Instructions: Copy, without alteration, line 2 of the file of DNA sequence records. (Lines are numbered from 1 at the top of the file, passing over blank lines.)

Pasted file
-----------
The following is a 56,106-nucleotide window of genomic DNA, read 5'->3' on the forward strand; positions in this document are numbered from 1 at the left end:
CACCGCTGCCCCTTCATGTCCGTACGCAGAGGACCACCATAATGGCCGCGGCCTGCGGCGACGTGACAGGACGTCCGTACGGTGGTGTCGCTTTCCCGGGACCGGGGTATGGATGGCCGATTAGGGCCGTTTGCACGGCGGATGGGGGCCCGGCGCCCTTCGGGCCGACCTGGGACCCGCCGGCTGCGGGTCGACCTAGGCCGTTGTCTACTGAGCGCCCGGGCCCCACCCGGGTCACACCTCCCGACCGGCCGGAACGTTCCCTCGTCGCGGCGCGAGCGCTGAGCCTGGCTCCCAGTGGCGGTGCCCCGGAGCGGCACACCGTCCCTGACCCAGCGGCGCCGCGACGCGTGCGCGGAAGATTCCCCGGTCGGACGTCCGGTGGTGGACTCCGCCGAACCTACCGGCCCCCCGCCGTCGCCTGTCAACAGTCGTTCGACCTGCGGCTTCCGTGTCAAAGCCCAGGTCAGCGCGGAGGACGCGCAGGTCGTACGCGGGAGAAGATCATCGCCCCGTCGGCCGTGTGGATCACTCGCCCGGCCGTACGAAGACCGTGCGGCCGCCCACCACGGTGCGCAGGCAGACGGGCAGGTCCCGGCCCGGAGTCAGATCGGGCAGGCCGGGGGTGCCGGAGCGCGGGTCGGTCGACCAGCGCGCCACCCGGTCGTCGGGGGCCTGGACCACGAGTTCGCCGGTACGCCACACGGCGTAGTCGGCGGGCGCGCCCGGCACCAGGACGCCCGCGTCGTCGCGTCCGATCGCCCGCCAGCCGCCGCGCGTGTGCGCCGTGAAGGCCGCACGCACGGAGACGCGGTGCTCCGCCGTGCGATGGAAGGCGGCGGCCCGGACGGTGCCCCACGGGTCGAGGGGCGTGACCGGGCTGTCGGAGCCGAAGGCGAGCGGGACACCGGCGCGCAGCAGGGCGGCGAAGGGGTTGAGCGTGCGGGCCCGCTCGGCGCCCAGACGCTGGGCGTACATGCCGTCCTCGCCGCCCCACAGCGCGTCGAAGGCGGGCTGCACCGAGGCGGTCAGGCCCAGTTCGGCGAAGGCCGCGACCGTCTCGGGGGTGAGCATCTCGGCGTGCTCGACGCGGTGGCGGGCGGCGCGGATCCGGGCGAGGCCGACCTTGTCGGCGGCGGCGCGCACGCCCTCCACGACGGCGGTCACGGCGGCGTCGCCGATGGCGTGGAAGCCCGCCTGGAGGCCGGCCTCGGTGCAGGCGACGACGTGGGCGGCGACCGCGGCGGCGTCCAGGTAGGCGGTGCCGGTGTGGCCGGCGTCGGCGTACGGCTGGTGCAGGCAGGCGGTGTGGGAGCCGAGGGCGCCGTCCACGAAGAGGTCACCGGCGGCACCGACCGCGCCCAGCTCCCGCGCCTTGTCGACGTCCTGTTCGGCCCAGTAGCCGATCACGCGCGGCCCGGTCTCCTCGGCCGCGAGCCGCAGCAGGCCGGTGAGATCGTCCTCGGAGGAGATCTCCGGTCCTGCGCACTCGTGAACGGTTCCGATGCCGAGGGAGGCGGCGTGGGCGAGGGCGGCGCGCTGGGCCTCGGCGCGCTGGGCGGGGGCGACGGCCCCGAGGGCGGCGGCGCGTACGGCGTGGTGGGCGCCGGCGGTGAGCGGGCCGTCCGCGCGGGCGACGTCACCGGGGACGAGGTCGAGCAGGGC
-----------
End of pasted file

CACCGCTGCCCCTTCATGTCCGTACGCAGAGGACCACCATAATGGCCGCGGCCTGCGGCGACGTGACAGGACGTCCGTACGGTGGTGTCGCTTTCCCGGGACCGGGGTATGGATGGCCGATTAGGGCCGTTTGCACGGCGGATGGGGGCCCGGCGCCCTTCGGGCCGACCTGGGACCCGCCGGCTGCGGGTCGACCTAGGCCGTTGTCTACTGAGCGCCCGGGCCCCACCCGGGTCACACCTCCCGACCGGCCGGAACGTTCCCTCGTCGCGGCGCGAGCGCTGAGCCTGGCTCCCAGTGGCGGTGCCCCGGAGCGGCACACCGTCCCTGACCCAGCGGCGCCGCGACGCGTGCGCGGAAGATTCCCCGGTCGGACGTCCGGTGGTGGACTCCGCCGAACCTACCGGCCCCCCGCCGTCGCCTGTCAACAGTCGTTCGACCTGCGGCTTCCGTGTCAAAGCCCAGGTCAGCGCGGAGGACGCGCAGGTCGTACGCGGGAGAAGATCATCGCCCCGTCGGCCGTGTGGATCACTCGCCCGGCCGTACGAAGACCGTGCGGCCGCCCACCACGGTGCGCAGGCAGACGGGCAGGTCCCGGCCCGGAGTCAGATCGGGCAGGCCGGGGGTGCCGGAGCGCGGGTCGGTCGACCAGCGCGCCACCCGGTCGTCGGGGGCCTGGACCACGAGTTCGCCGGTACGCCACACGGCGTAGTCGGCGGGCGCGCCCGGCACCAGGACGCCCGCGTCGTCGCGTCCGATCGCCCGCCAGCCGCCGCGCGTGTGCGCCGTGAAGGCCGCACGCACGGAGACGCGGTGCTCCGCCGTGCGATGGAAGGCGGCGGCCCGGACGGTGCCCCACGGGTCGAGGGGCGTGACCGGGCTGTCGGAGCCGAAGGCGAGCGGGACACCGGCGCGCAGCAGGGCGGCGAAGGGGTTGAGCGTGCGGGCCCGCTCGGCGCCCAGACGCTGGGCGTACATGCCGTCCTCGCCGCCCCACAGCGCGTCGAAGGCGGGCTGCACCGAGGCGGTCAGGCCCAGTTCGGCGAAGGCCGCGACCGTCTCGGGGGTGAGCATCTCGGCGTGCTCGACGCGGTGGCGGGCGGCGCGGATCCGGGCGAGGCCGACCTTGTCGGCGGCGGCGCGCACGCCCTCCACGACGGCGGTCACGGCGGCGTCGCCGATGGCGTGGAAGCCCGCCTGGAGGCCGGCCTCGGTGCAGGCGACGACGTGGGCGGCGACCGCGGCGGCGTCCAGGTAGGCGGTGCCGGTGTGGCCGGCGTCGGCGTACGGCTGGTGCAGGCAGGCGGTGTGGGAGCCGAGGGCGCCGTCCACGAAGAGGTCACCGGCGGCACCGACCGCGCCCAGCTCCCGCGCCTTGTCGACGTCCTGTTCGGCCCAGTAGCCGATCACGCGCGGCCCGGTCTCCTCGGCCGCGAGCCGCAGCAGGCCGGTGAGATCGTCCTCGGAGGAGATCTCCGGTCCTGCGCACTCGTGAACGGTTCCGATGCCGAGGGAGGCGGCGTGGGCGAGGGCGGCGCGCTGGGCCTCGGCGCGCTGGGCGGGGGCGACGGCCCCGAGGGCGGCGGCGCGTACGGCGTGGTGGGCGCCGGCGGTGAGCGGGCCGTCCGCGCGGGCGACGTCACCGGGGACGAGGTCGAGCAGGGC